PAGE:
Home / NEWS / Meet MEAs New Team Member: A Kia Niro Electric Crossover SUV

Meet MEAs New Team Member: A Kia Niro Electric Crossover SUV

The future of vehicles is electric, and that is good news for all electricians. 

We have purchased an EV to commit to the future development of cleaner and greener vehicles. As well as the burgeoning EV car charger industry for licenced electrical contractors.

While the cost of the Niro was higher than that of traditional internal combustion engine vehicle, the running costs have already proved to be very low.

Over the coming months MEA will be conducting our own test and learn scenario. We will be measuring how much energy we put in the car, how far the car goes, plus when and where do we charge.

We have researched charging options currently available in the Australian market and different smarts you can introduce, including:

  • chargers that involve electronic payments
  • chargers that will coordinate between multiple chargers to limit the maximum charge
  • chargers that simply charge when you plug the vehicle in
  • bidirectional chargers that allow you to use excess solar power.

After installing a 36kW solar system on the roof of the MEA Head Office in 2019, we have installed a Zappi EV Charging Station. This will use surplus power previously destined for the grid at 6 cents per unit a kW hour to charge the car.

One kW hour is worth approximately 0.6L of fuel – the equivalent of filling up the tank at 12 cents per litre. At a time when fuel prices are pushing or over the $2.00 mark, that is a significant saving.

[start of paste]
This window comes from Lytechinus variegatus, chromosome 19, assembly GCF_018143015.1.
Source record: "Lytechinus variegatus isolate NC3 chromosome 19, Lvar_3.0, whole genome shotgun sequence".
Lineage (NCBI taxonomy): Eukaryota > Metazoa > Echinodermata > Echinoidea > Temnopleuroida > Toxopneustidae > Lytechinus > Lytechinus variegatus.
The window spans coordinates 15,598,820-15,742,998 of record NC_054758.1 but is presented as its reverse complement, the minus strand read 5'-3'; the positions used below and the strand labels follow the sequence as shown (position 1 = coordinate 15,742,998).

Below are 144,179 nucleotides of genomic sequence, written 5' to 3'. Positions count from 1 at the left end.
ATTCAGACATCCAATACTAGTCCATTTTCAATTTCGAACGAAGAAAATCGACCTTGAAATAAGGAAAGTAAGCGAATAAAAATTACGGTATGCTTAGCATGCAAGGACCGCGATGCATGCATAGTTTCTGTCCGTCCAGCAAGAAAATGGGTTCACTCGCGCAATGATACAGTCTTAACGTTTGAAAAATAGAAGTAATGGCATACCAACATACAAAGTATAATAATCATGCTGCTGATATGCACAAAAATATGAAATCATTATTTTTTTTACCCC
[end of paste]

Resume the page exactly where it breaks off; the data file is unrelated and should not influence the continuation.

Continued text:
At times we’ll need to access external charges when taking the vehicle out on longer regional trips at a rate of approximately 40 – 60 cents per unit, although more expensive this is less than half the price of petrol at the moment.

With multiple charger types now available, based on size and charging capability MEA’s CEO Malcolm Richards said he would be very concerned if government incentives are only provided for basic chargers, those without smart technology.

“We really need to be looking at bidirectional charger options, with the discrimination elements,” he said.

 “Today, not many cars in the market offer bi-directional charging options but in the next couple of years this will change.”

Electric vehicles and chargers are an exciting emerging technology, and MEA will be using our research and learnings from our EV purchase to guide members in the future and communicate with government what we think the future will hold.


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